Simcha Fishbane. The Boldness of an Halakhist: An Analysis of the Writings of Rabbi Yechiel Mechel Halevi Epstein's. Boston: Academic Studies Press, 2008. xxi + 184 pp. $55.00 (cloth), ISBN 978-1-934843-03-1.
Reviewed by Mark Washofsky
Published on H-Judaic (December, 2008)
Commissioned by Jason Kalman (Hebrew Union College - Jewish Institute of Religion)
Rabbi Yechiel Mechel Epstein and the Arukh Hashulhan
Rabbi Yechiel Mechel Epstein (Lithuania, 1828-1908) was the author of the Arukh Hashulhan (AHS), a compendium of Jewish law (halakhah) that as its name implies is a restatement of the laws as formulated in the sixteenth-century Shulhan Arukh of R. Yosef Karo and R. Moshe Isserles. Epstein’s work is one of the great achievements of recent halakhic codification. Professor Fishbane’s collection of studies focusing upon AHS as well as other writings of Epstein is for that reason a welcome addition to the library of research into recent halakhic literature. Whether it offers a significant contribution to the state of that research is more difficult to say. My hesitations can be grouped under two major headings.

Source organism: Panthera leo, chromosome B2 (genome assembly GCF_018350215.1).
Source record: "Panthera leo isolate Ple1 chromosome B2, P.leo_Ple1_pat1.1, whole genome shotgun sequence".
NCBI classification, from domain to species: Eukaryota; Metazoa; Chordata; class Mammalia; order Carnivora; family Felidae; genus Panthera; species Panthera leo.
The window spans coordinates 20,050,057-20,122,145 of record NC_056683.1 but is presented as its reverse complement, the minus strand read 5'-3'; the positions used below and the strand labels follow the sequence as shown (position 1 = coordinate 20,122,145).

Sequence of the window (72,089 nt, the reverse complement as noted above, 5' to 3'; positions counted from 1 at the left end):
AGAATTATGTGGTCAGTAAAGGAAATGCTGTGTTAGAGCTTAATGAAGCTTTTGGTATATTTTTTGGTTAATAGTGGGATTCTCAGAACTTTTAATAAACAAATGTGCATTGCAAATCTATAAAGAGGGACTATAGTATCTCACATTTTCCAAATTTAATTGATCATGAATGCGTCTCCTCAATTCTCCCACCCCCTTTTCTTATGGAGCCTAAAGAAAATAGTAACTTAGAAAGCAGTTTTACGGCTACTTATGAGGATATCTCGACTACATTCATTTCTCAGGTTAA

The first of these concerns Fishbane’s comparison of the halakhic methodologies of AHS and the contemporaneous Mishnah Berurah (MB) of Rabbi Yisrael Meir Hakohen Kagan (1838-1933, also of Lithuania). The difference between these works, he finds, lies not only in form--MB presents itself as a commentary upon the Shulhan Arukh rather than a restatement of it--but in halakhic substance: Epstein, the community rabbi, considers the social, economic, and political reality of his time when making halakhic rulings while Kagan, who headed the yeshivah of Radin, bases his rulings “solely upon the writings of earlier authoritative rabbinical authorities” (p. 52 and n. 8 ad loc.). The halakhah in AHS is thus rooted in the actual life of the Jews of its community while that of MB reflects the “ivory tower” in which its author flourished (p. 53). This conclusion contains far-reaching implications for our understanding of developments in contemporary halakhic decision making and Orthodox Jewish life. But those implications have already been advanced and convincingly argued by Haym Soloveitchik in his seminal essay “Rupture and Reconstruction.” It is Soloveitchik who speaks of Orthodoxy’s transformation from a mimetic culture, one in which social and religious norms are absorbed from family and from surrounding culture, to an intellectual one, in which norms are learned and transmitted through study of the canonized corpus of halakhic literature. AHS is emblematic of the former, while MB is the prime exemplar of the latter. Soloveitchik’s argument, if correct, helps to solve a long-standing puzzle in halakhic historiography: just why is MB generally considered more “authoritative” than AHS in contemporary Orthodox circles? It also portrays Epstein in a very different light. Where Fishbane (p. 61) describes him as possessing the “boldness ... to accept and incorporate [into his rulings--MW] the changing social reality,” Soloveitchik presents him as an essentially conservative spokesperson for the general halakhic understandings of his time and place. By contrast, it is Kagan’s MB that demonstrates “boldness” in its determination to ignore widely accepted customs and social reality in favor of a more text-based approach to halakhic decision. Fishbane mentions none of this; in fact, he largely ignores Soloveitchik, making but one laconic reference to the latter’s article (p. 150, n. 10). This regrettable omission may result from this book’s nature as a collection of previously published essays, some of which were written at about the same time that Soloveitchik’s piece appeared in Tradition. Still, one wishes that Fishbane had updated his material for its current republication. His failure to do so, and therefore his failure to engage with Soloveitchik’s incisive argument, is a glaring weakness of this book.